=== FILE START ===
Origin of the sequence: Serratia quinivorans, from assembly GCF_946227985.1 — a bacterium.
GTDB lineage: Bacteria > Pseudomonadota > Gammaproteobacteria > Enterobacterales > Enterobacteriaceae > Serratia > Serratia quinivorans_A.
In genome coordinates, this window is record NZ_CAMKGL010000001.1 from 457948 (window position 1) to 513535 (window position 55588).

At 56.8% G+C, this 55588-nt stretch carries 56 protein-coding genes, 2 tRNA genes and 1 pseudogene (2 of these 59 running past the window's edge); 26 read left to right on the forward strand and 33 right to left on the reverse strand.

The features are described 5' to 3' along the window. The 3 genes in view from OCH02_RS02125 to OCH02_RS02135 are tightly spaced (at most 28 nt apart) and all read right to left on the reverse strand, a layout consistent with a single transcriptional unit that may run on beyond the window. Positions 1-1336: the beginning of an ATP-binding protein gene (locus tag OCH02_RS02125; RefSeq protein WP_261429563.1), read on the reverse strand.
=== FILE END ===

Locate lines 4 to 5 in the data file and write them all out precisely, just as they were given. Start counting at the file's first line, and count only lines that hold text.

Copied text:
At 56.8% G+C, this 55588-nt stretch carries 56 protein-coding genes, 2 tRNA genes and 1 pseudogene (2 of these 59 running past the window's edge); 26 read left to right on the forward strand and 33 right to left on the reverse strand.

The features are described 5' to 3' along the window. The 3 genes in view from OCH02_RS02125 to OCH02_RS02135 are tightly spaced (at most 28 nt apart) and all read right to left on the reverse strand, a layout consistent with a single transcriptional unit that may run on beyond the window. Positions 1-1336: the beginning of an ATP-binding protein gene (locus tag OCH02_RS02125; RefSeq protein WP_261429563.1), read on the reverse strand.